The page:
openSUSE Tumbleweed

Release Notes

openSUSE Tumbleweed is a free and Linux-based operating system for your PC, laptop or server. You can surf the web, manage your e-mails and photos, do office work, play videos or music and have a lot of fun!

Publication Date: 2017-12-14, Version: 84.87.20171213.ec04975

The release notes are under constant development. To find out about the latest updates, see the online version at The English release notes are updated whenever need arises. Translated language versions can temporarily be incomplete.

To report bugs against this release, use the openSUSE Bugzilla. For more information, see

1 Installation

1.1 UEFI—Unified Extensible Firmware Interface

Prior to installing openSUSE on a system that boots using UEFI (Unified Extensible Firmware Interface), you are urgently advised to check for any firmware updates the hardware vendor recommends and, if available, to install such an update. A pre-installed Windows 8 is a strong indication that your system boots using UEFI.

Background: Some UEFI firmware has bugs that cause it to break if too much data gets written to the UEFI storage area. Nobody really knows how much "too much" is, though. openSUSE minimizes the risk by not writing more than the bare minimum required to boot the OS. The minimum means telling the UEFI firmware about the location of the openSUSE boot loader. Upstream Linux Kernel features that use the UEFI storage area for storing boot and crash information (pstore) have been disabled by default. Nevertheless, it is recommended to install any firmware updates the hardware vendor recommends.

1.2 UEFI, GPT, and MS-DOS Partitions

Together with the EFI/UEFI specification, a new style of partitioning arrived: GPT (GUID Partition Table). This new schema uses globally unique identifiers (128-bit values displayed in 32 hexadecimal digits) to identify devices and partition types.

Additionally, the UEFI specification also allows legacy MBR (MS-DOS) partitions. The Linux boot loaders (ELILO or GRUB2) try to automatically generate a GUID for those legacy partitions, and write them to the firmware. Such a GUID can change frequently, causing a rewrite in the firmware. A rewrite consist of two different operation: removing the old entry and creating a new entry that replaces the first one.

Modern firmware has a garbage collector that collects deleted entries and frees the memory reserved for old entries. A problem arises when faulty firmware does not collect and free those entries; this may end up with a non-bootable system.

The workaround is simple: convert the legacy MBR partition to the new GPT to avoid this problem completely.

2 General

2.1 System with LUKS-Encrypted Partition Does Not Boot

In some cases, Plymouth does not display the passphrase prompt properly. To fix this, add plymouth.enable=0 to the kernel command line. See also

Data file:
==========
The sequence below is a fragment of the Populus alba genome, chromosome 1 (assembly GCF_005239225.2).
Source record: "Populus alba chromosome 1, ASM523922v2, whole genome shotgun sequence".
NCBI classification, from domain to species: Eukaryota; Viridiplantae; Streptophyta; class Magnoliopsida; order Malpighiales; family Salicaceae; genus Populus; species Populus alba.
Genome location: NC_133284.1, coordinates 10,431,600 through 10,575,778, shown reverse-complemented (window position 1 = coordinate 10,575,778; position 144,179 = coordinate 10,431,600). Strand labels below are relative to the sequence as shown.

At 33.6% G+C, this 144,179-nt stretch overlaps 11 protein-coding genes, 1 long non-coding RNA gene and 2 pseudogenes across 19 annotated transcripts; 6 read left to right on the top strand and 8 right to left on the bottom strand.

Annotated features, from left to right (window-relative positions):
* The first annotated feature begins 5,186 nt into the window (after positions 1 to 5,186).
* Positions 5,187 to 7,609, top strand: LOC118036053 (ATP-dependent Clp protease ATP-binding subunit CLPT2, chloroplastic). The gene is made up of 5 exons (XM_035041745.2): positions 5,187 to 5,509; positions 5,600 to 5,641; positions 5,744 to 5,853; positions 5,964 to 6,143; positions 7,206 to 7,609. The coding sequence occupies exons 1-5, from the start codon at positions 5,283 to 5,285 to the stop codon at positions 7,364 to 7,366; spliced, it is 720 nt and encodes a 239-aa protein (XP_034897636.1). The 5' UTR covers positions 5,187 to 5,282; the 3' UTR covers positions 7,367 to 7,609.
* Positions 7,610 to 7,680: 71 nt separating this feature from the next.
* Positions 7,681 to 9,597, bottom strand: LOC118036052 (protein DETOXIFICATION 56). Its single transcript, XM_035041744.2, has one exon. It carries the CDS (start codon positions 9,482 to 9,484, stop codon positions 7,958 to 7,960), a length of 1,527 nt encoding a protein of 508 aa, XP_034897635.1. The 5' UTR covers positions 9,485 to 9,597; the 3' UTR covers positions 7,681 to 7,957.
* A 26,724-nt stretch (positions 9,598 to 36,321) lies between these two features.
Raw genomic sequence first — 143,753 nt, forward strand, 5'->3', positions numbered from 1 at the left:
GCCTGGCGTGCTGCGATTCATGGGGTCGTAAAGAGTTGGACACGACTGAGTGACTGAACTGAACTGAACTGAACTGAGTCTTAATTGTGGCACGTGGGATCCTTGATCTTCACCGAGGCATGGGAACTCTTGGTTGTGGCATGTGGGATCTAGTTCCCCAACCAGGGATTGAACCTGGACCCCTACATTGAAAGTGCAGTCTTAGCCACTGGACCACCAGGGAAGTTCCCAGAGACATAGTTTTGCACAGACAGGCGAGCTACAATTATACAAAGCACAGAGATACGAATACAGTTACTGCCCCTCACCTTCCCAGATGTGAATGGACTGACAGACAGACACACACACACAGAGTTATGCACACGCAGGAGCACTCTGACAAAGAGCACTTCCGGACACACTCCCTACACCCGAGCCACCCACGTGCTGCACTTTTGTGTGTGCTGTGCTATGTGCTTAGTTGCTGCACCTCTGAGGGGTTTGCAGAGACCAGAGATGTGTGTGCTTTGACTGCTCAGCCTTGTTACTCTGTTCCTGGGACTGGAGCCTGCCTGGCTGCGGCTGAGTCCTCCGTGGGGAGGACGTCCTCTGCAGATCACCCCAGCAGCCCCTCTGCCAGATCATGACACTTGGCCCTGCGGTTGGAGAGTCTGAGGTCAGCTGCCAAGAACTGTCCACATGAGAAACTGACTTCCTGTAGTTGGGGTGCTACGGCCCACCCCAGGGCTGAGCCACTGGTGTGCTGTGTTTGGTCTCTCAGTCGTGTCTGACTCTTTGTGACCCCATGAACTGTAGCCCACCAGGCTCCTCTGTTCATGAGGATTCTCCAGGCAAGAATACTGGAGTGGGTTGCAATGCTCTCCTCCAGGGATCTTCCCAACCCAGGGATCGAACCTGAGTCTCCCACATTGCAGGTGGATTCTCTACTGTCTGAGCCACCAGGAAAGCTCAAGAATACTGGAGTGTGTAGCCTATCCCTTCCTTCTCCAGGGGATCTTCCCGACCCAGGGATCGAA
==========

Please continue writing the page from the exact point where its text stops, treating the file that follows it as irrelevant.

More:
3 Technical

3.1 Printing System: Improvements and Incompatible Changes

CUPS Version Upgrade to 1.7

The new CUPS version introduced some major changes compared to 1.5 that may require manual configuration adjustments

  • PDF is now the standard print job format rather than PS. Therefore traditional PostScript printers now also need a filter driver for printing.

    See for details.

  • The network printer discovery protocol has changed. The native method to discover network printers is now based on DNS Service discovery (DNS-SD, that is via Avahi). The cups-browsed service from the cups-filters package can be used to bridge old and new protocols. Both cupsd and cups-browsed need to run to make "legacy" clients discover printers (that includes LibreOffice and KDE).

  • The IPP protocol default version changed from 1.1 to 2.0. Older IPP servers like CUPS 1.3.x (for example in SUSE Linux Enterprise 11) reject IPP 2.0 requests with "Bad Request" (see

    To be able to print to old servers the IPP protocol version must be specified explictly by appending '/version=1.1' to either

    • the ServerName settings in client.conf (e.g., ServerName

    • the CUPS_SERVER environment variable value

    • the server name value of the -h option of the command line tools e.g.,

      lpstat -h -p

  • Some printing filters and back-ends were moved from the cups package to the cups-filters package

  • Some configuration directives were split from cupsd.conf into cups-files.conf (see, CVE-2012-5519, and

  • CUPS banners and the CUPS test page were moved from the cups package the cups-filters package (see and

4 More Information and Feedback

  • Read the READMEs on the CDs.

  • Get detailed changelog information about a particular package from the RPM:

    rpm --changelog -qp <FILENAME>.rpm

    <FILENAME>. is the name of the RPM.

  • Check the ChangeLog file in the top level of the DVD for a chronological log of all changes made to the updated packages.

  • For additional or updated documentation, see

  • For the latest news from openSUSE, see

Copyright © 2017 SUSE LLC

Thanks for using openSUSE.

The openSUSE Team.

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